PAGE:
May 11, 2023
Mayor Eric Adams: Good morning. Today, we're holding hearings on two bills that help sporting venues raise money for charitable means and train our NYPD officers on how to interact with New Yorkers with autism spectrum disorder. Both two important bills, particularly the one around autism spectrum disorder. Police officers having the proper training on dealing with these encounters is so important. And the more knowledge they have, the easier it is to do that. And I noticed Lucina Clarke is here from My Time Inc. She has been a real advocate for children and families that are dealing with autism.
New York City has some of the greater sporting teams. We saw that last night when the Knicks came back to a victory, but we believe that we should show a greater level of support, when you have thousands of people in a stadium, to use a nonprofit way of raising money for nonprofits or using some form of raffling system to do that. So today, we are stepping up to the plate and making it easier for the Yankees, the Mets, and others to team up with charitable organizations to raise money for New Yorkers. Intro 891 allows city sporting venues to conduct 50/50 raffles and games of chance at their venues, helping them raise thousands of dollars for charities. It's a great way of raising money for charity and we're looking forward to doing this.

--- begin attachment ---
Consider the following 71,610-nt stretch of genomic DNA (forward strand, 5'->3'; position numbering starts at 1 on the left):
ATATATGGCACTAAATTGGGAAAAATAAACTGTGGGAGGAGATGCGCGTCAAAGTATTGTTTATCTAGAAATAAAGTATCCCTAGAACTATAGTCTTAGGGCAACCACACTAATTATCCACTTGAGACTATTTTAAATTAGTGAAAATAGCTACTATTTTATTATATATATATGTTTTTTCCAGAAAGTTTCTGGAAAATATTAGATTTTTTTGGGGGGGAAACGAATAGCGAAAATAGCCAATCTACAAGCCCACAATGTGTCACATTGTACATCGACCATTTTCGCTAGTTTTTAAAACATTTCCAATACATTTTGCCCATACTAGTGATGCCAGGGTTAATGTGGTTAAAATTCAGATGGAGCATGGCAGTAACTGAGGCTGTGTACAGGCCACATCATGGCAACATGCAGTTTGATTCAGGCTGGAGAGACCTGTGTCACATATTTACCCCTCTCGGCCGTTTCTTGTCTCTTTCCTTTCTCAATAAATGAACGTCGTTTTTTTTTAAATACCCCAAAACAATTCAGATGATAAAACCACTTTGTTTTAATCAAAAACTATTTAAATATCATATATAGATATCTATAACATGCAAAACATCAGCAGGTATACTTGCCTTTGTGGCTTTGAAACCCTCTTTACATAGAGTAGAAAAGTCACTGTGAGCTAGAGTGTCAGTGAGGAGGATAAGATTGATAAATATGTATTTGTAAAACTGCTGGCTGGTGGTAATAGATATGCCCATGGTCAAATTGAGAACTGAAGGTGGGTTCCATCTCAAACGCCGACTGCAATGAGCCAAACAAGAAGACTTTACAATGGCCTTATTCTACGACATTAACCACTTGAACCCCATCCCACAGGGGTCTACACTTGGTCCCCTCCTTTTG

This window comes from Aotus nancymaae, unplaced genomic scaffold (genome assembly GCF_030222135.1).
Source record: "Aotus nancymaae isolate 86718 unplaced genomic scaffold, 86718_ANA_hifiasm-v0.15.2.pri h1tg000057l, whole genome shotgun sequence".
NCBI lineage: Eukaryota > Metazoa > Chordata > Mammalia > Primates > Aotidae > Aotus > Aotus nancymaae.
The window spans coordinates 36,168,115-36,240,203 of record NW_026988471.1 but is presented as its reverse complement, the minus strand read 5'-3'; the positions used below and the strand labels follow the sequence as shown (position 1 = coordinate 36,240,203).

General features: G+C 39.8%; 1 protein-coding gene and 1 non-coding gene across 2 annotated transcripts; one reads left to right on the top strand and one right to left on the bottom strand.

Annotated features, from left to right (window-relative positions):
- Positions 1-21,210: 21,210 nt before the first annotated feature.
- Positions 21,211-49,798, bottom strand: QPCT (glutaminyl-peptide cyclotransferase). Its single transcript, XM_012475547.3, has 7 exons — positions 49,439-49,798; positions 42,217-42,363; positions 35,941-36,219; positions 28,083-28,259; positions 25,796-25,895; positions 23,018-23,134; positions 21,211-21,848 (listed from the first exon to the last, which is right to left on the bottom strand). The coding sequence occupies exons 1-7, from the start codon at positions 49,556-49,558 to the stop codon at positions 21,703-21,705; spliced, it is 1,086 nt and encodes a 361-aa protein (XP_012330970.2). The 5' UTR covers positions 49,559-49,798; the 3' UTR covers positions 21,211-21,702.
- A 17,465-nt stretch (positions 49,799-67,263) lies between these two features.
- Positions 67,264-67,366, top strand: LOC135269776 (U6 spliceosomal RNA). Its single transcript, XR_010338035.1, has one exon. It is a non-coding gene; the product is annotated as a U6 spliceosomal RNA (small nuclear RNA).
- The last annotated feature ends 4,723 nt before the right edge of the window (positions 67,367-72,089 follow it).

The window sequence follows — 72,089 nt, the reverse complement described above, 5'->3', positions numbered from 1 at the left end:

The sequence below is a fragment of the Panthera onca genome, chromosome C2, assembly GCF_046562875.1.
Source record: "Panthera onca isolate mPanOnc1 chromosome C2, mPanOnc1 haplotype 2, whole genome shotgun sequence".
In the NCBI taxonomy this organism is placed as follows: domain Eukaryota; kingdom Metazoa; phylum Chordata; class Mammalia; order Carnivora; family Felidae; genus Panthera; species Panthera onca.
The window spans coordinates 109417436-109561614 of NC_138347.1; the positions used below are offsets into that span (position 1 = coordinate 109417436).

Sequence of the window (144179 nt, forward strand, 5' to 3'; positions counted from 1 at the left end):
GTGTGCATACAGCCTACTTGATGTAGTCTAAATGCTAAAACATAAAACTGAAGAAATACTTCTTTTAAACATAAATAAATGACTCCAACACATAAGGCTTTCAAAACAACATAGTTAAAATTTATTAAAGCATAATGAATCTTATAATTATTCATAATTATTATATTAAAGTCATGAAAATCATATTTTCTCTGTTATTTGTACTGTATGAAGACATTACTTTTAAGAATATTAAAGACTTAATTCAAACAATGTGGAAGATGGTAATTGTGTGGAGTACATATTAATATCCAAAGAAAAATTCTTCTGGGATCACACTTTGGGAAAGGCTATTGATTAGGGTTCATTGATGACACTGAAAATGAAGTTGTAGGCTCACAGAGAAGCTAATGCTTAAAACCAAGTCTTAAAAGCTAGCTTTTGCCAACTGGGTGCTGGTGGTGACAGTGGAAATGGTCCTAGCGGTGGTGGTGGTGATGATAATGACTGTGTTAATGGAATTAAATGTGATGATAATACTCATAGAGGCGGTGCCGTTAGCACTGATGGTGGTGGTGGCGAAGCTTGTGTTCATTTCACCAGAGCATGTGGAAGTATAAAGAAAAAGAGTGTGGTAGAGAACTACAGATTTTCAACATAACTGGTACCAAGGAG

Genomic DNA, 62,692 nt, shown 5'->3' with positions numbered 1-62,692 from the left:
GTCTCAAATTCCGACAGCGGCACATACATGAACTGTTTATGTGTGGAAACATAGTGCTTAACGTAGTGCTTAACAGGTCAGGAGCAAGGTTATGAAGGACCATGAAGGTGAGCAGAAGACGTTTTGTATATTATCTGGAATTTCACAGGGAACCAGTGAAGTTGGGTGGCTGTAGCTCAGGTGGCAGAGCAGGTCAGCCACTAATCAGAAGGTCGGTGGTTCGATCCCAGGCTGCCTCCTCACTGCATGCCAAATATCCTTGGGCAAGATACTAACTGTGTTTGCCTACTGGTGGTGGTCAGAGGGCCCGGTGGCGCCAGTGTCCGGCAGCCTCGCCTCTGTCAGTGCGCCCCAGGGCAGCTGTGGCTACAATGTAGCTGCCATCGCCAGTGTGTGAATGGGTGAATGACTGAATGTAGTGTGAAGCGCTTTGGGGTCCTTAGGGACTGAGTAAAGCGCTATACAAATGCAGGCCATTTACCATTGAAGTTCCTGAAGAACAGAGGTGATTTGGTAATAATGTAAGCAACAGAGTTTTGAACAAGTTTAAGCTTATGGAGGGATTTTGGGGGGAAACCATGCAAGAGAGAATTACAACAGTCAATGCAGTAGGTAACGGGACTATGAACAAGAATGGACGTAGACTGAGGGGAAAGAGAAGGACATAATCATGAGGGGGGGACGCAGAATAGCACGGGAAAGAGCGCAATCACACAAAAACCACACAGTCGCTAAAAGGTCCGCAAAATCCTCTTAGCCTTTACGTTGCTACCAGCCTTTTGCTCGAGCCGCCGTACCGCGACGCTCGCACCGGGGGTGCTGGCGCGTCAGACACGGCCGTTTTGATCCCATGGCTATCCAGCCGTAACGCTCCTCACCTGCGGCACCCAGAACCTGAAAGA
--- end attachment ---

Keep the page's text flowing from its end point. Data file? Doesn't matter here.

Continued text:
Now, just like our sports team, NYPD officers are here for the community. Our second bill that we're looking at is dealing with the interactions with those with autism, as I indicated. And today, we are giving our NYPD officers the tools they need to serve our neighbors with autism spectrum disorder. Intro 273-B ensures that NYPD officers receive training related to reorganizing and interacting with individuals with autism spectrum disorder. And I really want to thank all of our partners that were involved in both these bills, Councilmember Narcisse is the sponsor of intro 273-B. So I want to turn it over to her for a moment to speak and to go into the bill.
City Councilmember Mercedes Narcisse: Thank you. Good morning, everyone. Like I said on the floor, everyone needs training. As a nurse, I had to be trained all the time, whatever medication is new, and I have to train on every equipment. So first and foremost, I have to say thank you for everyone that involved that make it possible for me to be here. Praise to God that we get to an understanding that we have to be here and do the best we can. The speaker of the Council, Adrienne A. Adams, that let me able to bring this bill and, of course, the mayor of New York City, Eric Adams, to understand what's going on in our city. And my two colleagues, Millie, and of course, Hanks, my sister.
When we lead with kindness and compassion, our city moves in the right direction. Today, with the signing Intro 273, we are doing just that. There are more than 300,000 New Yorkers on the autism spectrum and the number of New Yorkers with autism spectrum disorder is on the rise. New Yorkers with autism spectrum disorder have unique needs and, at times, their behavior and mannerisms can be misinterpreted as an act of aggression or non-compliance.